I’ll be the first to admit that because I do involve myself with so much cross-functionally, fire drills are an absolute norm for me. My daily to-do is very much a mixture of strategy and execution, which I think many marketers can attest to. Even though I’m leading it, I’m also the one executing on it. Everything from the big-time strategy of actually sitting with the managers and going over the business plans, to setting up email templates and writing copy. High-level strategy and low-level execution. And that’s where the scrappiness comes in. Although time-consuming, I love that level of involvement. My fire extinguishers are always ready to go.”

We want to circle back to what you said before about kitschy copy. Where did that appreciation for fun copy — making it more personal — come from?

Ever since I was younger, I used to rip apart commercials. I always used to dream of a job where every single company would come to me, show me their commercials, and I could tell them whether they’re allowed to air it or not. As marketers, there are so many things that are up to our own discretion, as we know our brands more than anyone. But we also have to know our end customer. Just as we see inspirational brands doing it right, we also see brands and think to ourselves, ‘you could do so much better.’ And that’s where it ignited for me.”

What kinds of customer engagement tactics do you use to distinguish yourself from other content distribution platforms?

This comes back to the data. The data we have on our users is based on their truest interests. No search intent, or social selves, but your true self – who you are (and what you like) behind that smartphone or computer. Somebody that could like sneakers might also like flowers. These are little things that you just wouldn’t think would go together, but that’s what has and will continue to make a big difference for us. Especially as we’re releasing huge features such as Lookalike Audiences.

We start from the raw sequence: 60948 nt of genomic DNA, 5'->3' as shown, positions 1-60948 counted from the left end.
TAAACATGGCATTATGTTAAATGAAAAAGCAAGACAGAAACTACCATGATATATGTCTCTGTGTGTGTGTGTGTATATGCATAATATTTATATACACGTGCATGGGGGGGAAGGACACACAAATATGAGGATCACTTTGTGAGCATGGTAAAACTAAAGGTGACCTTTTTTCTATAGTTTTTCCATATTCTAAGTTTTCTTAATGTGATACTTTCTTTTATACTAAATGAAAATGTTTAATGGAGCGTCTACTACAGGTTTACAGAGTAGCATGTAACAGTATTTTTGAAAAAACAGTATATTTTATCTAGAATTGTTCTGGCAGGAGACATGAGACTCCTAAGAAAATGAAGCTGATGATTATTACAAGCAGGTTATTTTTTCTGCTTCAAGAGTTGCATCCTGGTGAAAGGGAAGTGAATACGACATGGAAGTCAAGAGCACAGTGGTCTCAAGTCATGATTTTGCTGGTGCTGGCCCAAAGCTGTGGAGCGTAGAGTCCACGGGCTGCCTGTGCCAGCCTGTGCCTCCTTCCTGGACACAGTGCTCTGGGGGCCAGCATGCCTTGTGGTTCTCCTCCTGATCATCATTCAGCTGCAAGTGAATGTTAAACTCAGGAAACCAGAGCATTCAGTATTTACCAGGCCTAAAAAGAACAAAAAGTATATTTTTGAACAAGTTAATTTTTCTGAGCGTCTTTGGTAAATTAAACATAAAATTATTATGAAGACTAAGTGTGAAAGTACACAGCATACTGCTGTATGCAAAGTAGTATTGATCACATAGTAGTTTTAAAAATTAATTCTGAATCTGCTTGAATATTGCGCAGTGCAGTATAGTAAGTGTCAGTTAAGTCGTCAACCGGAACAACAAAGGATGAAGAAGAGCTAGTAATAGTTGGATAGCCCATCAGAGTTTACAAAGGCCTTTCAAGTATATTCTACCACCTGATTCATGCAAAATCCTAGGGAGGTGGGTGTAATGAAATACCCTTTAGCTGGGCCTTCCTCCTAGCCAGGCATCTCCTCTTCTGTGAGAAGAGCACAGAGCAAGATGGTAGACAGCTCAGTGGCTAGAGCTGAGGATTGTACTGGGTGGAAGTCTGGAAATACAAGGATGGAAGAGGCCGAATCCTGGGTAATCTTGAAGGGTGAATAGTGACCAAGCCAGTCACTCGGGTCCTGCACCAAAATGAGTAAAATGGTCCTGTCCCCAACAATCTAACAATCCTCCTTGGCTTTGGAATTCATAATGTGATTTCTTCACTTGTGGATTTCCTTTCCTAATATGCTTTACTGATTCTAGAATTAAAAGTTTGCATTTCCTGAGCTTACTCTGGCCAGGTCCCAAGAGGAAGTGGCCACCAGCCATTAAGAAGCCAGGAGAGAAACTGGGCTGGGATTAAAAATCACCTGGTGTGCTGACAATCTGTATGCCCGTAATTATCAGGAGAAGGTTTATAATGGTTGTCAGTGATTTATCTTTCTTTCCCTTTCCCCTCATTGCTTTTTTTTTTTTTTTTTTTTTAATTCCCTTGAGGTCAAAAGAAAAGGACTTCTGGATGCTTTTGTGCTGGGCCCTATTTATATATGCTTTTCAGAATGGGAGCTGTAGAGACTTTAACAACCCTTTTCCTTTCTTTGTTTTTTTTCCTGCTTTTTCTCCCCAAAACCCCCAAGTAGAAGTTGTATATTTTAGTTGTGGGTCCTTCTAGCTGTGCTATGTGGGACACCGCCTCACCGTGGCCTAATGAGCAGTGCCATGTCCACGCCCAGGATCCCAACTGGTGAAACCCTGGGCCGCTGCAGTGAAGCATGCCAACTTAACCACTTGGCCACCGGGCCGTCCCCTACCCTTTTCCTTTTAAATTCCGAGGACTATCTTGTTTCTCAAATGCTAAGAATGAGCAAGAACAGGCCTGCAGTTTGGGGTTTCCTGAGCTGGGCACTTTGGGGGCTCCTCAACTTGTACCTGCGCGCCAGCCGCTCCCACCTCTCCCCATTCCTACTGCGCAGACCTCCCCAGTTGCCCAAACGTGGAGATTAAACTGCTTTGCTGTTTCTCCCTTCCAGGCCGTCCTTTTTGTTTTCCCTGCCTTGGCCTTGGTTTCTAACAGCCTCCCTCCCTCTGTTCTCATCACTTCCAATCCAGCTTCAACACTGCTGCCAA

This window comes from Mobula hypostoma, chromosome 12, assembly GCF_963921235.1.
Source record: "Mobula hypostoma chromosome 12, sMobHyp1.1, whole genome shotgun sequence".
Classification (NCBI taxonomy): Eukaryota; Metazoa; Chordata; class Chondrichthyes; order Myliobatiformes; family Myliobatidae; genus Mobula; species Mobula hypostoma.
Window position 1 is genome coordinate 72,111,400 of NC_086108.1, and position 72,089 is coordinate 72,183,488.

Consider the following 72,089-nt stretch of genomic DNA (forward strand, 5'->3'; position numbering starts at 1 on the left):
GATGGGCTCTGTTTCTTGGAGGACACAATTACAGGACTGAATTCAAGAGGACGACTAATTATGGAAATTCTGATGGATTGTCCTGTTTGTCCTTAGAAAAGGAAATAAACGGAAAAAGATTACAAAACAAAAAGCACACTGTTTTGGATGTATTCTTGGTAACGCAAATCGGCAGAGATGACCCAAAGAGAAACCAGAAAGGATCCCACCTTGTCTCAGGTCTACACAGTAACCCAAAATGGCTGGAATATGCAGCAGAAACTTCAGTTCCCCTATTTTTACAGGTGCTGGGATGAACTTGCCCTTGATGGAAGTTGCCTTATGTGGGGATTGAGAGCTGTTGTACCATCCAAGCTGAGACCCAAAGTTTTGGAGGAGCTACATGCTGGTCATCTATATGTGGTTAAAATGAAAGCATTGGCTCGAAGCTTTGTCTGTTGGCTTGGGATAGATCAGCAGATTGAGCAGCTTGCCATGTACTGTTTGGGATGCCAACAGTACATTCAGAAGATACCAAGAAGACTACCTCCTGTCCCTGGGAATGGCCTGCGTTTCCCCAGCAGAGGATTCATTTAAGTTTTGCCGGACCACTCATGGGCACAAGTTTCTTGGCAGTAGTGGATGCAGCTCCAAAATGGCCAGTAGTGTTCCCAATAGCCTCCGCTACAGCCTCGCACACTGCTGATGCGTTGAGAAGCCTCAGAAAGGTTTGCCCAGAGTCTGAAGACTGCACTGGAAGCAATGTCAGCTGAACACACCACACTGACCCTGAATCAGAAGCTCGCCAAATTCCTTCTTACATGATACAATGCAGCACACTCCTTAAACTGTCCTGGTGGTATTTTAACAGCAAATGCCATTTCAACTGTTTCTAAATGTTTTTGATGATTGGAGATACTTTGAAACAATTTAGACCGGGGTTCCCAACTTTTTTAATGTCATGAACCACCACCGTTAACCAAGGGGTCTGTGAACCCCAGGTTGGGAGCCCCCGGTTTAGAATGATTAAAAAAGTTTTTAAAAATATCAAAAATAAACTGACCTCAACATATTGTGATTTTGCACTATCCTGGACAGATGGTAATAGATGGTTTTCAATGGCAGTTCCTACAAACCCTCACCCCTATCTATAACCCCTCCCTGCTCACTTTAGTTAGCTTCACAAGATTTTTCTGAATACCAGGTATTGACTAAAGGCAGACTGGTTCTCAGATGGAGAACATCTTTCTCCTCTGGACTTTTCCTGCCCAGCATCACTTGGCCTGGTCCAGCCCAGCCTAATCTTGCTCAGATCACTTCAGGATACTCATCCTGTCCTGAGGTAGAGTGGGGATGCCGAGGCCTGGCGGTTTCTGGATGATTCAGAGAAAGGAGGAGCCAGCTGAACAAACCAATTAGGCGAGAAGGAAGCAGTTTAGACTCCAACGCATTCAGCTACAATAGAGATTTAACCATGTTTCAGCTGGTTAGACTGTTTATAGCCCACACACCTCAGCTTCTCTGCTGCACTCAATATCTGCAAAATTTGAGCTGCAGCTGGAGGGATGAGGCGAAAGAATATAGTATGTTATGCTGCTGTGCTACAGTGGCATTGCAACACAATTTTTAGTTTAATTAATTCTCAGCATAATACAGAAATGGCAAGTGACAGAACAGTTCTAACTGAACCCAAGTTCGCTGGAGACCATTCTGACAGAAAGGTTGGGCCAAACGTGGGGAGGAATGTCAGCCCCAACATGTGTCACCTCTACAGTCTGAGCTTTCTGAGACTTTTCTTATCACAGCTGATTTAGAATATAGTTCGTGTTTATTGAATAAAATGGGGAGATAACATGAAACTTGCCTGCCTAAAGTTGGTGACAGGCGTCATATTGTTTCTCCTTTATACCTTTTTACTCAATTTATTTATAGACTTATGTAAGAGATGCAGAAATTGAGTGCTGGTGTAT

From a retention standpoint, it’s definitely a challenge because we work with so many different types of individuals and brands. We’re marketing to marketers who are then marketing to their customers. Being able to give them information that they couldn’t find anywhere else, and help them gain new customers as a result, is a game changer.”

Excuse me Eleanor Roosevelt

Let’s move on to a couple of lighter questions. If you hadn’t chosen this particular career path, what do you think you would be doing instead?

I’ve been told that I would’ve been a fantastic lawyer. When I see a fault that we could fix and it’s an uphill battle that I have to fight, I always say, ‘I’m going to make this happen.’ And I don’t easily give up. So I think some kind of trial law would have been a lot of fun. But I’ll stick to marketing for now.”

If you could trade places with any other person for a week, famous, non-famous, living, dead, fictional, whoever, who would you choose and why?

You know, my instinct says Beyoncé.”

So does mine.

“Let’s go with that. One thing that we started last year at Outbrain, that has been quite amazing, is a group that we call WE, which stands for Women’s Empowerment. I’m on the Communications Committee, and we started a monthly newsletter where we spotlight a Beyoncé-of-the-month. We all come together as the women of WE and vote for the woman who we think flipped her hair extra hard that month, killing it at her job. And it’s taken on a of a life of its own. The group, and even people who aren’t in the group, look forward to seeing our Beyoncé each month. She’s so much to look up to. She’s killing it in business. She’s a leader. She’s a mom. She’s doing it all. She’s also in the spotlight. So, I’m sure many women would say the same answer, and I wish I could’ve given you somebody like, “Eleanor Roosevelt,” but I simply love Beyoncé.”

Fair enough, she’s certainly someone to aspire to. Okay, last question. What advice would you give for someone who’s just starting out in marketing and looking to develop a career, whether it’s retention or any other aspect of marketing?

I would tell them to stick their noses in everybody’s business. The more that you are able to see and experience starting out in your career, the easier it’ll be for you to transition from there. The first job that I had, my boss at the time threw me right into the wolves. She had me writing copy for the back of video game boxes at 18 years old, when I was a mere intern. Did we have to re-write it 10 times? Of course. Red pens became my best friends. But the fact that I was able to get legitimate experience, and I wasn’t just there to get coffee or sit on my hands, proved to be incredibly valuable. Inserting yourself and jumping right into the weeds really helps. And if you’re a marketer, do everything. Everything. Always ask a lot of questions, always be eager to learn, and I can promise you’ll end up a better marketer as a result.”


Rebecca Wojno

Rebecca is a marketing content writer, copy editor, and Oxford Comma enthusiast. Aside from writing about the importance of customer retention, she's a big fan of a good book, Mexican food, and living near the sea.